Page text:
“I guess you’d say it adds insult to injury,” says Lester Anderson of the latest indignity faced by his son Zachary.
In case you have missed the abundant press coverage, Zach Anderson, a 19-year-old computer science student from Elkhart, Ind., was arrested last December in nearby Michigan for having sex with a girl he met on an internet hookup site. The girl told him she was 17, a year over the Michigan age of consent. She was 14. Anderson pled guilty to fourth-degree criminal sexual conduct, served 90 days, and then his real punishment began: his listing, for the next 25 years, on the state’s sex-offender registry.
He has become a poster boy for critics of a system that treats sex offenders as predatory outcasts no matter how minor the offense. (Those critics include the parents of the girl involved.) Under the rules of the registry, Zach has an 8 p.m. curfew and cannot speak with anyone under the age of 17 who is not a family member. He can no longer live with his parents, because their house is within 1,000 feet of a public boat launch, which is considered a park. His computer science studies are on hold because he has been banished from the Internet for five years.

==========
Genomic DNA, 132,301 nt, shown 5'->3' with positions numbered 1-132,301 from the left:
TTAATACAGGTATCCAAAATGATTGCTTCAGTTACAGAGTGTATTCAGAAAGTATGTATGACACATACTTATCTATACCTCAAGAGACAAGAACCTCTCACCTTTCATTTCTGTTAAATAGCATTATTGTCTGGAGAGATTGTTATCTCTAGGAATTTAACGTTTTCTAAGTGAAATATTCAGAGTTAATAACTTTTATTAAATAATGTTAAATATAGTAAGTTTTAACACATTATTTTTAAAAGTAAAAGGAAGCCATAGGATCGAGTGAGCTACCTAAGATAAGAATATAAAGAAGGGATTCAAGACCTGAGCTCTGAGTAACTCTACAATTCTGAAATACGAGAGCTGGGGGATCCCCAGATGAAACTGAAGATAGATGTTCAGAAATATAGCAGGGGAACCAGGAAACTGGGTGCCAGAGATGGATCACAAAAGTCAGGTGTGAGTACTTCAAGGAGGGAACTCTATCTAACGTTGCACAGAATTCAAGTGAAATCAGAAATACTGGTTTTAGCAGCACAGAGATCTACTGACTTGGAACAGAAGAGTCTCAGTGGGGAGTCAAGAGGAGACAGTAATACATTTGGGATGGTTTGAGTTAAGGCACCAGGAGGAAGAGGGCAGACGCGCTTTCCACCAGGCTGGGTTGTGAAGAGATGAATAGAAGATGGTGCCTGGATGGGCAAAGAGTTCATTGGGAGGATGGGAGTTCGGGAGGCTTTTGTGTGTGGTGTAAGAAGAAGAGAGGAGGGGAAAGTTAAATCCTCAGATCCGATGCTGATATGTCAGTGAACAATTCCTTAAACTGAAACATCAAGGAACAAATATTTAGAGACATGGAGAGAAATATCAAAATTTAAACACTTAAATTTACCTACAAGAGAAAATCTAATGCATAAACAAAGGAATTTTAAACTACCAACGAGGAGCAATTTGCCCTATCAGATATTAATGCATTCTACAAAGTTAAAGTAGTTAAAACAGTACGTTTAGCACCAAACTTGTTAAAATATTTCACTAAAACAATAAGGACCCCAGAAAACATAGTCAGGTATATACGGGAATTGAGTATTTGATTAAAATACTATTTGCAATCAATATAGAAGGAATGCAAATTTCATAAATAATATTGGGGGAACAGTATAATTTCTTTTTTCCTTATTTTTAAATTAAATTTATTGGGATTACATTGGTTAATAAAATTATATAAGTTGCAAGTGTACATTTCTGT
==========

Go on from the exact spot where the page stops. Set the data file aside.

Now this: On Tuesday, lonely for some company, Zach applied to the Humane Society of Elkhart to adopt a kitten. Wednesday he reported to his parents that he had failed to pass a background check.
“When my son got the call, he looked like he was going to cry,” Lester Anderson said today. “My wife went out that night and picked up a cat for him.”
The Humane Society does not have a blanket policy on criminal records of interested adopters, said Nancy DiGiacomo, Director of Shelter Services at The Humane Society of the United States. Individual shelters have discretion on who they choose to approve or deny. DiGiacomo says that the national office encourages every local shelter to “work with potential adopters as individuals.” The Humane Society in Elkhart, where Anderson lives, did not reply to requests for comment.